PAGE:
David Millar (Garmin-Transitions) hopes the advantage he gains in the time trials in the Critérium du Dauphiné Libéré will be enough for him to target overall victory on the decisive stage to L'Alpe d'Huez.
Millar has ridden the Dauphiné more times than he can remember and made the eight-day race a target early in the season. He rode two weeks of the Giro d'Italia to give him a solid base of form for the summer and hopes to use it in France in both June and July.
"I'm up for it. I'm not exactly sure what I can do after looking at the maps in detail because it's a hard race, but I feel pretty good," Millar told Cyclingnews before traveling to the Alps, where the race will start this Sunday.
"I've recovered after getting ill at the Giro. The first part of the Giro was really tough this year, not just the racing but the weather and the transfers and it got to me. I had some time off to recover but I'm feeling good now."
Millar will target early success in the opening six kilometre-prologue time trial around Evian-les-Bains on the shore of Lake Léman. And then hope to gain as much time as possible in next Wednesday's 49km time trial.
"These days I tend to miss more prologue than I hit but I like the route of this one," he said. "I tend not to go hard enough in the first half of prologues but then hold my speed well. The Dauphiné prologue climbs up above the lake for the first half and so I think it suits me.
"49km is massively long for a time trial these days isn't it?," he commented on the length of the test against the clock held mid-race. "I don't think I've done one that long for a few years. Though long time trials are a bit of tradition in the Dauphiné. I like it because it's got a Cat 3 climb after 15km and then there are 30km of descent and flat roads in the second half.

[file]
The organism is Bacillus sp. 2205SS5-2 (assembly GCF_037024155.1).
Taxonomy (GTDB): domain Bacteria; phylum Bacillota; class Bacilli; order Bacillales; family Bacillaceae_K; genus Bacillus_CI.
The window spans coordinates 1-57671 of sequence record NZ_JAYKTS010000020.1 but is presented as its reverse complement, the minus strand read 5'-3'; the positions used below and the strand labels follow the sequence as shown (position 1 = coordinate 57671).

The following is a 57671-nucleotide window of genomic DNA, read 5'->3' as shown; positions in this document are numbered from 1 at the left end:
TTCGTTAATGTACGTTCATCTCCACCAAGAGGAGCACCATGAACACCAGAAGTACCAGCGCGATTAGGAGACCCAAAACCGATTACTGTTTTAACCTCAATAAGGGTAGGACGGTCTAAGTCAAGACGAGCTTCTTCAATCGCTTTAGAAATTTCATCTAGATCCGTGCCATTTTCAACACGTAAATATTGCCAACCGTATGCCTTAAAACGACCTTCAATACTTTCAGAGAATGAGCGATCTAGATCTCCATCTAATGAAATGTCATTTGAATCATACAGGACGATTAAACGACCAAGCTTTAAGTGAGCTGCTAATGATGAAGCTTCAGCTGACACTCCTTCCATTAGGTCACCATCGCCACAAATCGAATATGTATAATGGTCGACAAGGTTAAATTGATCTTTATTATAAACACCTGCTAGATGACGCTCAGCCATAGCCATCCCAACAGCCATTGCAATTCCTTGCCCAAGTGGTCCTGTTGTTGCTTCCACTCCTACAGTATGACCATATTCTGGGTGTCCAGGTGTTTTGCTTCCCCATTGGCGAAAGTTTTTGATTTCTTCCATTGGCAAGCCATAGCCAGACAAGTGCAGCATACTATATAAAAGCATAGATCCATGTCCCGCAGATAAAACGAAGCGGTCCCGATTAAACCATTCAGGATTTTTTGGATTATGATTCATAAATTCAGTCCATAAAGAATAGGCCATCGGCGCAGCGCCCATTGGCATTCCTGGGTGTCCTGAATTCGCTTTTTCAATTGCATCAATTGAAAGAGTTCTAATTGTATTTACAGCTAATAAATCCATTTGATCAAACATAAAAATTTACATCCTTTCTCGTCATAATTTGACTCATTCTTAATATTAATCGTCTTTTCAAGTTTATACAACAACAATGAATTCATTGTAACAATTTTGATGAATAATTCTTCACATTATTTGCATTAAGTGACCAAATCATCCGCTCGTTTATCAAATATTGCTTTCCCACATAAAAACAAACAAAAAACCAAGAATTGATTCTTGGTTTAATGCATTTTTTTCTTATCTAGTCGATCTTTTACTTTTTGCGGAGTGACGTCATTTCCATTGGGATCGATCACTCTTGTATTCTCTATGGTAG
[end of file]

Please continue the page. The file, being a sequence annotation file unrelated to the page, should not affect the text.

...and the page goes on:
"I hope to gain at least two minutes on the climbers in the two TT. Of course I'll have to climb well myself on the other stages, but looking at the finishes, I don’t think even the stage to Risoul (stage 4) is that bad, I don’t think I'll they'll break up the race. After the time gaps of the time trials, it'll all come down to the climb of L'Alpe d'Huez."
Millar knows he will have to ride with his head as much as his legs if he wants to limit his losses on L'Alpe d'Huez and have a shot at overall victory.
"I know I've got to ride an intelligent race on L'Alpe d'Huez. Contador and the other guys will be going for it but I've got to make sure I don’t follow their accelerations and go into the red. I've been talking to (Garmin-Transitions directeur sportif) Matt White about it and I'll probably ride with a power metre on my bike to carefully gauge my effort.
"Hopefully I've got enough experience to ride intelligently and not get carried away. In theory, if I gain two minutes on the climbers and ride smart, I've got a chance of getting a result."